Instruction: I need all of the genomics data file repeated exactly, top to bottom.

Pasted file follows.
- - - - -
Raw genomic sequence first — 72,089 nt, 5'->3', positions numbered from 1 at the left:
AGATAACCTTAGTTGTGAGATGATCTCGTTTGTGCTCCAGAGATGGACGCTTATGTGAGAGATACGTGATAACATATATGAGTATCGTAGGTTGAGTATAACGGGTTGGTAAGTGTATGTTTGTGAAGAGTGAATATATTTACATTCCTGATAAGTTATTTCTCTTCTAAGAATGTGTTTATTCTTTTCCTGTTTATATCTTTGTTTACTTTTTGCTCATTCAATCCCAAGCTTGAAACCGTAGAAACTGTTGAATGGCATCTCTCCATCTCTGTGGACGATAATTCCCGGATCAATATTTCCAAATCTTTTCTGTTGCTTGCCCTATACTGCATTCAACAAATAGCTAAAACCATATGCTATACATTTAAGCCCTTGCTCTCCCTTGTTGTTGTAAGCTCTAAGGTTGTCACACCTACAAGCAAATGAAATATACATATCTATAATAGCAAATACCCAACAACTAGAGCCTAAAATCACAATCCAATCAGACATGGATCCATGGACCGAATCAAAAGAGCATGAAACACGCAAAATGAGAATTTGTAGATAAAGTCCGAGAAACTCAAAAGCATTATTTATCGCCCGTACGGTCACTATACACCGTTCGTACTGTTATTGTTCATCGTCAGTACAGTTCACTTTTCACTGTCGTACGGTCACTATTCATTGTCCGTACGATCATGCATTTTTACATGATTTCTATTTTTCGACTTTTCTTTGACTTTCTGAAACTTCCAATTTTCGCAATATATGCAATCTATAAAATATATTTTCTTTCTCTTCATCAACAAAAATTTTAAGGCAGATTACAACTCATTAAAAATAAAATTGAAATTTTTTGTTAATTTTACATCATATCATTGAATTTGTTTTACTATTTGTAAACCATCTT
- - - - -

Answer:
Raw genomic sequence first — 72,089 nt, 5'->3', positions numbered from 1 at the left:
AGATAACCTTAGTTGTGAGATGATCTCGTTTGTGCTCCAGAGATGGACGCTTATGTGAGAGATACGTGATAACATATATGAGTATCGTAGGTTGAGTATAACGGGTTGGTAAGTGTATGTTTGTGAAGAGTGAATATATTTACATTCCTGATAAGTTATTTCTCTTCTAAGAATGTGTTTATTCTTTTCCTGTTTATATCTTTGTTTACTTTTTGCTCATTCAATCCCAAGCTTGAAACCGTAGAAACTGTTGAATGGCATCTCTCCATCTCTGTGGACGATAATTCCCGGATCAATATTTCCAAATCTTTTCTGTTGCTTGCCCTATACTGCATTCAACAAATAGCTAAAACCATATGCTATACATTTAAGCCCTTGCTCTCCCTTGTTGTTGTAAGCTCTAAGGTTGTCACACCTACAAGCAAATGAAATATACATATCTATAATAGCAAATACCCAACAACTAGAGCCTAAAATCACAATCCAATCAGACATGGATCCATGGACCGAATCAAAAGAGCATGAAACACGCAAAATGAGAATTTGTAGATAAAGTCCGAGAAACTCAAAAGCATTATTTATCGCCCGTACGGTCACTATACACCGTTCGTACTGTTATTGTTCATCGTCAGTACAGTTCACTTTTCACTGTCGTACGGTCACTATTCATTGTCCGTACGATCATGCATTTTTACATGATTTCTATTTTTCGACTTTTCTTTGACTTTCTGAAACTTCCAATTTTCGCAATATATGCAATCTATAAAATATATTTTCTTTCTCTTCATCAACAAAAATTTTAAGGCAGATTACAACTCATTAAAAATAAAATTGAAATTTTTTGTTAATTTTACATCATATCATTGAATTTGTTTTACTATTTGTAAACCATCTT